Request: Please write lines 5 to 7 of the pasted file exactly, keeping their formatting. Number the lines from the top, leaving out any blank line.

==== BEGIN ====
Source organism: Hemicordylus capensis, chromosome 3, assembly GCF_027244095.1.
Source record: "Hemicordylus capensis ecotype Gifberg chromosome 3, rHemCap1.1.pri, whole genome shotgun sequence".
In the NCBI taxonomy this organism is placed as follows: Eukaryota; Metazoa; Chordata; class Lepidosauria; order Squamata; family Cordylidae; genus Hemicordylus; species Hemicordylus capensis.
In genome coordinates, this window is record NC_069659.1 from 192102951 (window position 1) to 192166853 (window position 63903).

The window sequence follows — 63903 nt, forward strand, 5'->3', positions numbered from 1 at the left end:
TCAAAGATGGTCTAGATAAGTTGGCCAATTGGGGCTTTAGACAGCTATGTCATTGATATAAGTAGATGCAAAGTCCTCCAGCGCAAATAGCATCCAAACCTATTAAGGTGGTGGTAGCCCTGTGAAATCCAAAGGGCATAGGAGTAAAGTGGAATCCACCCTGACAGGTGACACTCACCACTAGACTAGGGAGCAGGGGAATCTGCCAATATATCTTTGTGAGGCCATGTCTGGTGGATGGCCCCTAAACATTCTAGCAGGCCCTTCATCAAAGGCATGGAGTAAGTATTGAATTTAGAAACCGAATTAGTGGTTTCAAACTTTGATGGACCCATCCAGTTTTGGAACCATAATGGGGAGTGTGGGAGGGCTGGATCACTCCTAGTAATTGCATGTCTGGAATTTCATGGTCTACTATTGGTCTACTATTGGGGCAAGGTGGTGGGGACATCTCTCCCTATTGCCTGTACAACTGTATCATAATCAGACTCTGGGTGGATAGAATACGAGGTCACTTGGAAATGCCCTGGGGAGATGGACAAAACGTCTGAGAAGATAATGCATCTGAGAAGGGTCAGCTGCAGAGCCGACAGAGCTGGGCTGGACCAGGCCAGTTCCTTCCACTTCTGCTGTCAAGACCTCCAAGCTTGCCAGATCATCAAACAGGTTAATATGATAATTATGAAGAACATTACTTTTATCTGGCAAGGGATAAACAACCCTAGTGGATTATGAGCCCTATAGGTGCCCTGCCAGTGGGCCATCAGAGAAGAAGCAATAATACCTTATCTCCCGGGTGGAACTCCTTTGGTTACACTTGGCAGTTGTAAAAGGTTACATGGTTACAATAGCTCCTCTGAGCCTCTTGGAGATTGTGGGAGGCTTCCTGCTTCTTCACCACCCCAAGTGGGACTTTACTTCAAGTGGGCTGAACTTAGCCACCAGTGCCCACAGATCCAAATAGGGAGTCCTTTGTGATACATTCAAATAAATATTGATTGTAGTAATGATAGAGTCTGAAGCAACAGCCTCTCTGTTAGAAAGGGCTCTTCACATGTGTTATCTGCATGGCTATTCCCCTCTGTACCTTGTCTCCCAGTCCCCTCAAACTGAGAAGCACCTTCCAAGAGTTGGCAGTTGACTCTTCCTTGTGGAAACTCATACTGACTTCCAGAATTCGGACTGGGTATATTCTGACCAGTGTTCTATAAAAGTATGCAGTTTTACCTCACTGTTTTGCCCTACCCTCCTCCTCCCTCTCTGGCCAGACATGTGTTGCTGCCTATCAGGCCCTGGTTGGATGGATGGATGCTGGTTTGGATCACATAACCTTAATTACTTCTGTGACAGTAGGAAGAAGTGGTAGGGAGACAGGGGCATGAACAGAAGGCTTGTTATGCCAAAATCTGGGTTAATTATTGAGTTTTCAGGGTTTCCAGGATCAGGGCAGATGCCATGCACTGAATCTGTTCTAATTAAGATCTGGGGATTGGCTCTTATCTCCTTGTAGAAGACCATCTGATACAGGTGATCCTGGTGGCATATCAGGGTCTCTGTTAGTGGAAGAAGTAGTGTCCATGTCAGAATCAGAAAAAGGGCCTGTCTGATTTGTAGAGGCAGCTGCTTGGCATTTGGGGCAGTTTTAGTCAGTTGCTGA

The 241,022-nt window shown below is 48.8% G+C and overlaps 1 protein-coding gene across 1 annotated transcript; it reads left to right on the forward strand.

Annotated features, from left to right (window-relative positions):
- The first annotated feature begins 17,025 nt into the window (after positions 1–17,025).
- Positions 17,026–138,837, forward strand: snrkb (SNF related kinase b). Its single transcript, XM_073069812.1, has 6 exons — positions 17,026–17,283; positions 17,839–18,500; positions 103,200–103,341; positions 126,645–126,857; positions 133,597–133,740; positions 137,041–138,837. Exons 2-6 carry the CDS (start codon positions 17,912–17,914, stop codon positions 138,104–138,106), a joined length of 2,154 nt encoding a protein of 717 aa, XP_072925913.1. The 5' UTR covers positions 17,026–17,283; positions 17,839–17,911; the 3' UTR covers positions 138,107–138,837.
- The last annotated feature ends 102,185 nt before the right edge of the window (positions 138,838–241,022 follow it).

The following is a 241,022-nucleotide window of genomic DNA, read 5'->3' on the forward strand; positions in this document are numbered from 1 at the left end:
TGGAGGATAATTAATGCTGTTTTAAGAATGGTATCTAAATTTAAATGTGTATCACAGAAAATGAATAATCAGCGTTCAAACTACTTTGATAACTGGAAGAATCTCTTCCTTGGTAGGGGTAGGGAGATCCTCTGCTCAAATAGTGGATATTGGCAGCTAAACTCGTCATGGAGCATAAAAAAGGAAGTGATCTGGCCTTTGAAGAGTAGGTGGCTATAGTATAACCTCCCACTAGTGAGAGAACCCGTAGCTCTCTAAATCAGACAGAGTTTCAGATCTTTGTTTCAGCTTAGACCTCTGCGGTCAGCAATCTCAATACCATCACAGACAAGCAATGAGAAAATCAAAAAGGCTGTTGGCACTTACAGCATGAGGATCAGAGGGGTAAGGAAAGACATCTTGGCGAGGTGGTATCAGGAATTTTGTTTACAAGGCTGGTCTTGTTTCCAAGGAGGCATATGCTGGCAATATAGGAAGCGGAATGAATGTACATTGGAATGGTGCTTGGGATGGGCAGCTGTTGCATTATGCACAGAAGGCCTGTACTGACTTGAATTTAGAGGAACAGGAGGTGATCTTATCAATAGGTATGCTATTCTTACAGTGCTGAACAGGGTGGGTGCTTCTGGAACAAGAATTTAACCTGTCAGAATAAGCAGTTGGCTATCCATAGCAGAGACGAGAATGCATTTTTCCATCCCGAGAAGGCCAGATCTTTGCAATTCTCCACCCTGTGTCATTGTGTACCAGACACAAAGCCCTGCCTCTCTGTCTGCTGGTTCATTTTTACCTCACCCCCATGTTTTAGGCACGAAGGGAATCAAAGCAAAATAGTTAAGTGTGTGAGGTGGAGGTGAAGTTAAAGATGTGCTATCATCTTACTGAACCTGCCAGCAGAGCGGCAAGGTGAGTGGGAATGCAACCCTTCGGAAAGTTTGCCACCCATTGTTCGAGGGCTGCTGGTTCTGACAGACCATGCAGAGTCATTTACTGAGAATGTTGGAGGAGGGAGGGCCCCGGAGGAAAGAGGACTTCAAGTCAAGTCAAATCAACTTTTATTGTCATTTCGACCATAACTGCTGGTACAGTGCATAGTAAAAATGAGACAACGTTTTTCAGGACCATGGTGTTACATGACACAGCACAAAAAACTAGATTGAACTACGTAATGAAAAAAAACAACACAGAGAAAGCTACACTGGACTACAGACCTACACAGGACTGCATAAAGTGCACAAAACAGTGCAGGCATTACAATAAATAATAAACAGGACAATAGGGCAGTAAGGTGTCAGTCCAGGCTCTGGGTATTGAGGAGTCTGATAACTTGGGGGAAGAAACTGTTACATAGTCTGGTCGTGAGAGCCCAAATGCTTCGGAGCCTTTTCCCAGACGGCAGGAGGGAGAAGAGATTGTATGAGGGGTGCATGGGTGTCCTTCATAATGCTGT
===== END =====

The window sequence follows — 63903 nt, forward strand, 5'->3', positions numbered from 1 at the left end:
TCAAAGATGGTCTAGATAAGTTGGCCAATTGGGGCTTTAGACAGCTATGTCATTGATATAAGTAGATGCAAAGTCCTCCAGCGCAAATAGCATCCAAACCTATTAAGGTGGTGGTAGCCCTGTGAAATCCAAAGGGCATAGGAGTAAAGTGGAATCCACCCTGACAGGTGACACTCACCACTAGACTAGGGAGCAGGGGAATCTGCCAATATATCTTTGTGAGGCCATGTCTGGTGGATGGCCCCTAAACATTCTAGCAGGCCCTTCATCAAAGGCATGGAGTAAGTATTGAATTTAGAAACCGAATTAGTGGTTTCAAACTTTGATGGACCCATCCAGTTTTGGAACCATAATGGGGAGTGTGGGAGGGCTGGATCACTCCTAGTAATTGCATGTCTGGAATTTCATGGTCTACTATTGGTCTACTATTGGGGCAAGGTGGTGGGGACATCTCTCCCTATTGCCTGTACAACTGTATCATAATCAGACTCTGGGTGGATAGAATACGAGGTCACTTGGAAATGCCCTGGGGAGATGGACAAAACGTCTGAGAAGATAATGCATCTGAGAAGGGTCAGCTGCAGAGCCGACAGAGCTGGGCTGGACCAGGCCAGTTCCTTCCACTTCTGCTGTCAAGACCTCCAAGCTTGCCAGATCATCAAACAGGTTAATATGATAATTATGAAGAACATTACTTTTATCTGGCAAGGGATAAACAACCCTAGTGGATTATGAGCCCTATAGGTGCCCTGCCAGTGGGCCATCAGAGAAGAAGCAATAATACCTTATCTCCCGGGTGGAACTCCTTTGGTTACACTTGGCAGTTGTAAAAGGTTACATGGTTACAATAGCTCCTCTGAGCCTCTTGGAGATTGTGGGAGGCTTCCTGCTTCTTCACCACCCCAAGTGGGACTTTACTTCAAGTGGGCTGAACTTAGCCACCAGTGCCCACAGATCCAAATAGGGAGTCCTTTGTGATACATTCAAATAAATATTGATTGTAGTAATGATAGAGTCTGAAGCAACAGCCTCTCTGTTAGAAAGGGCTCTTCACATGTGTTATCTGCATGGCTATTCCCCTCTGTACCTTGTCTCCCAGTCCCCTCAAACTGAGAAGCACCTTCCAAGAGTTGGCAGTTGACTCTTCCTTGTGGAAACTCATACTGACTTCCAGAATTCGGACTGGGTATATTCTGACCAGTGTTCTATAAAAGTATGCAGTTTTACCTCACTGTTTTGCCCTACCCTCCTCCTCCCTCTCTGGCCAGACATGTGTTGCTGCCTATCAGGCCCTGGTTGGATGGATGGATGCTGGTTTGGATCACATAACCTTAATTACTTCTGTGACAGTAGGAAGAAGTGGTAGGGAGACAGGGGCATGAACAGAAGGCTTGTTATGCCAAAATCTGGGTTAATTATTGAGTTTTCAGGGTTTCCAGGATCAGGGCAGATGCCATGCACTGAATCTGTTCTAATTAAGATCTGGGGATTGGCTCTTATCTCCTTGTAGAAGACCATCTGATACAGGTGATCCTGGTGGCATATCAGGGTCTCTGTTAGTGGAAGAAGTAGTGTCCATGTCAGAATCAGAAAAAGGGCCTGTCTGATTTGTAGAGGCAGCTGCTTGGCATTTGGGGCAGTTTTAGTCAGTTGCTGA

The 241,022-nt window shown below is 48.8% G+C and overlaps 1 protein-coding gene across 1 annotated transcript; it reads left to right on the forward strand.